Consulting businesses are popping from the foliage like so many munchkins in Oz, eager to guide bewildered marketers – lost, perhaps dealing with head trauma – through a fragmented and hallucinatory media landscape to the yellow-brick…well, you get it.
Last month, Starcom MediaVest Group took the wraps off a new advisory business called Zero Dot. The unit consists of six consultants who serve up consumer-driven insights for SMG clients like Kraft Foods and Beam Inc. The move echoed the March launch of GroupM Consulting Services, another practice incubated within a holding company's media agency arm.
The idea in both cases: Leverage the media agency's close familiarity with publishers and device types to drive consumer insights and campaign concepts for the available ad formats. That's something creative agencies have struggled to do as digital media has splintered.
"The definition of 'big-c' creativity is in need of renovation back down to 'little-c' creativity," said Jonathan Hoffman, who helms Zero Dot while retaining his regular duties as president for experience design at SMG. "What comes to us from SMG is native objectivity and a horizontal bandwidth in terms of where people are, how they're behaving and how most gracefully to coincide with their experience."
Sundar Raman, Procter & Gamble's marketing director for North American fabric care division, turned to Zero Dot for help with a Hispanic-focused campaign idea that integrated mobile phones with television ads.
"In my mind context will be king, along with content, in the future. Context is determined by media agencies today and content is in creative agencies today," he said.
Raman sees a day fast approaching when agencies will differentiate and consolidate, and he sees the consulting trend at media agencies as being part of that. "The agencies that are currently serving brands in marketing management have to find a way to consolidate or the marketers will do it for them," Raman said. "It is kind of embarrassing the amount of overlap there is between agencies with one kind of expertise."
As agencies increasingly play their game, some established consulting giants have made incursions on agency turf. The two most notable examples are Deloitte Digital's October acquisition of Seattle-based Banyan Branch and Accenture's purchase of London design firm Fjord in May.
But acquisitions aren't enough. On Tuesday morning, Accenture announced a consolidation of its marketing-focused services under the new moniker Accenture Digital. The streamlined unit now advises on analytics, mobility and other digital marketing capabilities – and includes Accenture Interactive, the company's advisory business focused on chief marketing officers.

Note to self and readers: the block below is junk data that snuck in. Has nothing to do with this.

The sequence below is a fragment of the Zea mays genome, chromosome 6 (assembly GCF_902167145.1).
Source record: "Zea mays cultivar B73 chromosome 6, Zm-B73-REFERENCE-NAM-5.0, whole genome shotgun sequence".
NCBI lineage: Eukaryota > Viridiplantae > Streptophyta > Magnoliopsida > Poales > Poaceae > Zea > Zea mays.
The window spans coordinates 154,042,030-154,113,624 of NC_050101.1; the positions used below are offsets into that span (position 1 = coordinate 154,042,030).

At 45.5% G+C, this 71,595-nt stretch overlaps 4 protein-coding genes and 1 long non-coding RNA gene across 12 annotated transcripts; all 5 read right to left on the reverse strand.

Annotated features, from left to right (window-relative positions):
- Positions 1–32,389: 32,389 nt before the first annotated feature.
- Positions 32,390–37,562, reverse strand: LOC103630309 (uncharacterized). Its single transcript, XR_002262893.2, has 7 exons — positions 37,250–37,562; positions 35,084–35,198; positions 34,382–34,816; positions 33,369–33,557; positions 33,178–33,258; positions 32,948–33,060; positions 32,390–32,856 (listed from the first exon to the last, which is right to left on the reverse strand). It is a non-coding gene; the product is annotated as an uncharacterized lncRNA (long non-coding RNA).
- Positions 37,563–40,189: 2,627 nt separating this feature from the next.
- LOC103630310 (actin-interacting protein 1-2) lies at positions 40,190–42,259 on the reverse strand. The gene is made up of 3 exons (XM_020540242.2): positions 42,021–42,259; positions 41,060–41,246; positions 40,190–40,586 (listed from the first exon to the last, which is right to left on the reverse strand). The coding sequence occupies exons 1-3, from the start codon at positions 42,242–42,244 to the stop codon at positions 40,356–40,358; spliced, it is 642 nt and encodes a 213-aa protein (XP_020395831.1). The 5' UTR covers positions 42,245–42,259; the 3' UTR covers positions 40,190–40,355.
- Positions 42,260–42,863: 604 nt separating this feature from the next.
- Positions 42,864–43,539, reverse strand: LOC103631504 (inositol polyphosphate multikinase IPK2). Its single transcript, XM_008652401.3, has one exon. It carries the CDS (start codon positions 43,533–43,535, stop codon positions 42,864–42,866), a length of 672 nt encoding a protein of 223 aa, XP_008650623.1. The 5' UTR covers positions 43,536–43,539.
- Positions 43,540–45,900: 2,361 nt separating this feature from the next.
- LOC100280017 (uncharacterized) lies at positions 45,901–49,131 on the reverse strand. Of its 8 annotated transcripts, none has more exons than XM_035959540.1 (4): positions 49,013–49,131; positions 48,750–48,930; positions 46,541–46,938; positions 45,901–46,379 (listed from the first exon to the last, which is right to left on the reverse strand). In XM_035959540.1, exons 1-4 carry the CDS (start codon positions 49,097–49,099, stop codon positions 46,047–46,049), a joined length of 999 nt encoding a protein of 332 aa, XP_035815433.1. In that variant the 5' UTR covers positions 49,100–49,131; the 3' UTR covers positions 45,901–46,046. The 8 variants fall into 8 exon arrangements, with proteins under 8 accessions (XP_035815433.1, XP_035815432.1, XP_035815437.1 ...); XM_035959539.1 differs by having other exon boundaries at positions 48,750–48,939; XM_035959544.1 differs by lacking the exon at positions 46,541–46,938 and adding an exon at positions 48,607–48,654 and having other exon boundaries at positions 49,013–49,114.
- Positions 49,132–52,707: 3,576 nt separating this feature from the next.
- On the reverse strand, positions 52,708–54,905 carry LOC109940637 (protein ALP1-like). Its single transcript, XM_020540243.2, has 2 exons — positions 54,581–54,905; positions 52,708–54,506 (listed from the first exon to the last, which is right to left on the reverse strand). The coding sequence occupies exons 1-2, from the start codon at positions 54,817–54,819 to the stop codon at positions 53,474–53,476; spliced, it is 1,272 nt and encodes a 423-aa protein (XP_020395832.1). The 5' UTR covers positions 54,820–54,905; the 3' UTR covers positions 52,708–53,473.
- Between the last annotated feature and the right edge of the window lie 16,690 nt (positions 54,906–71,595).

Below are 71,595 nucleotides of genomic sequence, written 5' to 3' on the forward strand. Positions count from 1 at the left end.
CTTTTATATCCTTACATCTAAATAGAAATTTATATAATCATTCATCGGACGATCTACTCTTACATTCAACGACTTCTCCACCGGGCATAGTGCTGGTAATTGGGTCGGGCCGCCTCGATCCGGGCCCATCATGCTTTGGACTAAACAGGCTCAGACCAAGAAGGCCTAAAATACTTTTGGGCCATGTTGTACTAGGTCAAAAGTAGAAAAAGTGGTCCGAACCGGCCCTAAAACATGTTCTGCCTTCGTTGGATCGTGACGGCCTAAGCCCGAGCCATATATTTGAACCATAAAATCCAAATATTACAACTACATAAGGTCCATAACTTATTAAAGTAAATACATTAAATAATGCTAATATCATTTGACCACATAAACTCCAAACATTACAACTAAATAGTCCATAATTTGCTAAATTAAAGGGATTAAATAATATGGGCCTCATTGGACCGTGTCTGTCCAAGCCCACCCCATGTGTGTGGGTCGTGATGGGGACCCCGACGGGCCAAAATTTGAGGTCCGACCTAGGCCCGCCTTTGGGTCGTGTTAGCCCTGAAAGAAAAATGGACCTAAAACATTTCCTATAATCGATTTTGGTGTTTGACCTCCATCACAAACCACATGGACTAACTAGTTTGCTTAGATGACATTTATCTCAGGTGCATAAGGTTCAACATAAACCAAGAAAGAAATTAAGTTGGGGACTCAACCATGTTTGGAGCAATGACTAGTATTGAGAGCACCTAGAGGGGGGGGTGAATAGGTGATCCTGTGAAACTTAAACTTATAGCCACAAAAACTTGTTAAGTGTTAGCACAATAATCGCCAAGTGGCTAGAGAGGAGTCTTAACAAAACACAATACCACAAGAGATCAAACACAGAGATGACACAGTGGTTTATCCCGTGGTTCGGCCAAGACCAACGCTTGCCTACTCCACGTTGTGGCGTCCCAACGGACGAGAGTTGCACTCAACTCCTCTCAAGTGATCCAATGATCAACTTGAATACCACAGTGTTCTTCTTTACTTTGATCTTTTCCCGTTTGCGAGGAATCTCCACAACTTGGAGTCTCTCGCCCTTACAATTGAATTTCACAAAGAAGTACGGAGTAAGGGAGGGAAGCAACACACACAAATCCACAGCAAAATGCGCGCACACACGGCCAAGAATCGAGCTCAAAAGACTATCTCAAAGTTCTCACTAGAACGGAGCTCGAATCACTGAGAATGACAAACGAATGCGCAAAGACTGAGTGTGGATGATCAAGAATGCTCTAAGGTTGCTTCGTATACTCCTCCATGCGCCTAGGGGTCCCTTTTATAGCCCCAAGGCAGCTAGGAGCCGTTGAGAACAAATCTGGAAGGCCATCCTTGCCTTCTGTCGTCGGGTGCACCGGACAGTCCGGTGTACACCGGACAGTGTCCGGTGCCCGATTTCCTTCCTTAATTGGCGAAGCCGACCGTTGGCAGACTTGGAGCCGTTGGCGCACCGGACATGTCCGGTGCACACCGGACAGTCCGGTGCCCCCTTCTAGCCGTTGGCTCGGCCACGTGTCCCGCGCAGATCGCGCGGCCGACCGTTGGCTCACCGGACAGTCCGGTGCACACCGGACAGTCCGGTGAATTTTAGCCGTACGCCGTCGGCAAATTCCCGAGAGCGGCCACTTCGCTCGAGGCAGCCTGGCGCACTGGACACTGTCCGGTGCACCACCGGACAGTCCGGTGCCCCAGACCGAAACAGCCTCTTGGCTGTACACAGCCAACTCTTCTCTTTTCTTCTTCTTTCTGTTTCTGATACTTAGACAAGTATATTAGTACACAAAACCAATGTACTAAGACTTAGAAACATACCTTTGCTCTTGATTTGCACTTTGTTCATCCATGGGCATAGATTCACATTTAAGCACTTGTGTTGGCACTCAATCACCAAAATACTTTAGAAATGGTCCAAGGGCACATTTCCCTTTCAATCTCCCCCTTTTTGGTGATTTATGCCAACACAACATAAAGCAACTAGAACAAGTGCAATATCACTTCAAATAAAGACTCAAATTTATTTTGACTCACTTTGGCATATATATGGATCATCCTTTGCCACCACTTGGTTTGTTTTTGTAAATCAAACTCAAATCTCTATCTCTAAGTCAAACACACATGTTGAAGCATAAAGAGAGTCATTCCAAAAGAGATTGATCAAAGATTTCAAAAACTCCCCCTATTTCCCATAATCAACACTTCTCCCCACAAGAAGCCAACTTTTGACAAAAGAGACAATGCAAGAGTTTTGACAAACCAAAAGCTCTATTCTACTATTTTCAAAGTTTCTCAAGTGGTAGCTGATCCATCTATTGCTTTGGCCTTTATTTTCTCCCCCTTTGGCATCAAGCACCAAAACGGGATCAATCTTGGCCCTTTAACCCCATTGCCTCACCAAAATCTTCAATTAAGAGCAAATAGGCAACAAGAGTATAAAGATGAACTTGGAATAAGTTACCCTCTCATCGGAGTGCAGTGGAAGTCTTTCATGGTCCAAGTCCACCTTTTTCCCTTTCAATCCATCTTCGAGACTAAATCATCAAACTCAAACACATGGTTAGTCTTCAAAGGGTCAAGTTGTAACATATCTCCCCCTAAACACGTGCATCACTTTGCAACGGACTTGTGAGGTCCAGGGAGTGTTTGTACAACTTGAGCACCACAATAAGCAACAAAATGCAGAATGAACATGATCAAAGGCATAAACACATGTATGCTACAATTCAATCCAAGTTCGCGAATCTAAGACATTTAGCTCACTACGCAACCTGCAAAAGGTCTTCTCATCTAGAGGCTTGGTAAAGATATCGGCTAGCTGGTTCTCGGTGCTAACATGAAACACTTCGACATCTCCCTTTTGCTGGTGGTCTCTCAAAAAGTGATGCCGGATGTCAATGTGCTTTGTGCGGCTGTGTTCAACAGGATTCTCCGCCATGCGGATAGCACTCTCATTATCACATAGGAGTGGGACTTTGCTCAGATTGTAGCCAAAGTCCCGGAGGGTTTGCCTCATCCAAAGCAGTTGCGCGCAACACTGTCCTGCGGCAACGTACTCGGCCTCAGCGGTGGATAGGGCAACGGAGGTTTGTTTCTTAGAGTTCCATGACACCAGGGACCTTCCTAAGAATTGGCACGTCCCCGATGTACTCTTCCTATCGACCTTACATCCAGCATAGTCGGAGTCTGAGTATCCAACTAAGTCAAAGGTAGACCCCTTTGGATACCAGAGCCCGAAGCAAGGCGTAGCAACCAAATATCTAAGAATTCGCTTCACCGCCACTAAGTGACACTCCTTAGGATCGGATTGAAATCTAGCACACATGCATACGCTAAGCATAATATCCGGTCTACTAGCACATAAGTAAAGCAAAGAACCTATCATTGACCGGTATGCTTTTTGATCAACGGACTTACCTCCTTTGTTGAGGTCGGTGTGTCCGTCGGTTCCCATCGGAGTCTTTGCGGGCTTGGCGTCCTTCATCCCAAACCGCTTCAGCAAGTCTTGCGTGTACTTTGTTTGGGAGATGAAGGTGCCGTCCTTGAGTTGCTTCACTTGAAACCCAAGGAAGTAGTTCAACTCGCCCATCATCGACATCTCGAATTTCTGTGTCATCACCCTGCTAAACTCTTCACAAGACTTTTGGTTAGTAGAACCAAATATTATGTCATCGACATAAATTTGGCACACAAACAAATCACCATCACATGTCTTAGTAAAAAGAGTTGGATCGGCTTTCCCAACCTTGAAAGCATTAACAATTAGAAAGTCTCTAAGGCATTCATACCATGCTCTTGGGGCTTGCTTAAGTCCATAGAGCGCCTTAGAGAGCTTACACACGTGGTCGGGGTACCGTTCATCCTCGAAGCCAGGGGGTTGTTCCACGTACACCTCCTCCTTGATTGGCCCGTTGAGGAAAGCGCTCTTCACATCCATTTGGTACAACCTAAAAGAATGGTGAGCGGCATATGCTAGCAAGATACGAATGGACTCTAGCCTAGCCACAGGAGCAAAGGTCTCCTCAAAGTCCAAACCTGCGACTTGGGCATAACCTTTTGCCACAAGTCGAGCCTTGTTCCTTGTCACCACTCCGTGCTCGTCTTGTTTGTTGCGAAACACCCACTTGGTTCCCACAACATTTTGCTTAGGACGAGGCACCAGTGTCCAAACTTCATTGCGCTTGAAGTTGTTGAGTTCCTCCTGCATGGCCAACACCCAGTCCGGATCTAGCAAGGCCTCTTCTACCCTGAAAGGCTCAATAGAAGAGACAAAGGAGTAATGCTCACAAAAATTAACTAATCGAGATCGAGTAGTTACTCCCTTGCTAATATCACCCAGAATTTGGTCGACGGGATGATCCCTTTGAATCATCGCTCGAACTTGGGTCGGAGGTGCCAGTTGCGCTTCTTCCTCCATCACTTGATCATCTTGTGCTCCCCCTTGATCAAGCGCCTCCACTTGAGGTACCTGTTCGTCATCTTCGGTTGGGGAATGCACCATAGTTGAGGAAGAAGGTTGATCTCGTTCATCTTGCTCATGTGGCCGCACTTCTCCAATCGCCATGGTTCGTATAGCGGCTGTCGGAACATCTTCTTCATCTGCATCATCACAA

An obvious factor motivating these moves is growing budgets in digital marketing. The higher stakes justify investment. But there are also some macro-changes in play that have disrupted the management consulting sector as a whole.
McKinsey's launch of a software and analytics solution set in 2007 was a significant milestone in the consulting industry's transition to more modular (less customized) client solutions. The new practice, called McKinsey Solutions, was designed to be embedded within client companies. As Harvard Business Review noted in its October issue, "Embedding proprietary analytics at a client can help the firm stay 'top of mind' between projects and generate leads for future engagements."
Hagen Wenzek, founder of Freestyle Consulting, said this trend will eventually change how consulting is done in the digital marketing arena. "Everything is becoming a service, therefore delivering IT solutions that would normally include a lot of hardware and software competence are now available from the cloud -- much closer to the core competency of any consultant in general," he said.
Wenzek launched Freestyle earlier this year, after a stint as chief technology officer for Interpublic Group's Mediabrands. Earlier he was a strategist within IBM's consulting arm. While at Mediabrands, he worked closely with two other notable characters who would soon make their own leap to consulting.
Brendan Moorcroft and Quentin George, the architects of IPG's Cadreon trading desk, left IPG last summer to launch their own consultancy, Unbound Company. Unbound serves brands and publishers in need of help with programmatic advertising. It started with four clients and recently added five more.
"Most participants are not providing either brand marketers or publishers unbiased advice since they are typically trying to sell a very specific solution," Moorcroft said. "Our clients come to ask us for independent advice, then to help create and execute on their ad-technology strategy."
Another smaller consulting player, Empirical Media, launched in 2011 to help media companies navigate media fragmentation. Lately it has ramped up a digital and revenue practice, which promises to boost yield and lower costs for media clients through improvements in sales and ad operations – and without necessarily adding sales reps.
"Obviously, a lot of CROs say they have this 'managed' but when you take them through the tools they generally see that there is an enormous opportunity," said Empirical Media senior advisor Steve Goldberg.
How can these little guys – and the advisory units incubating at media agencies – hope to compete with the big consultants? Agility, category expertise and creativity.
"There is a side to our business which is about connections and telling stories," Zero Dot's Hoffman said. "That's a piece that you can't invent out of whole cloth."
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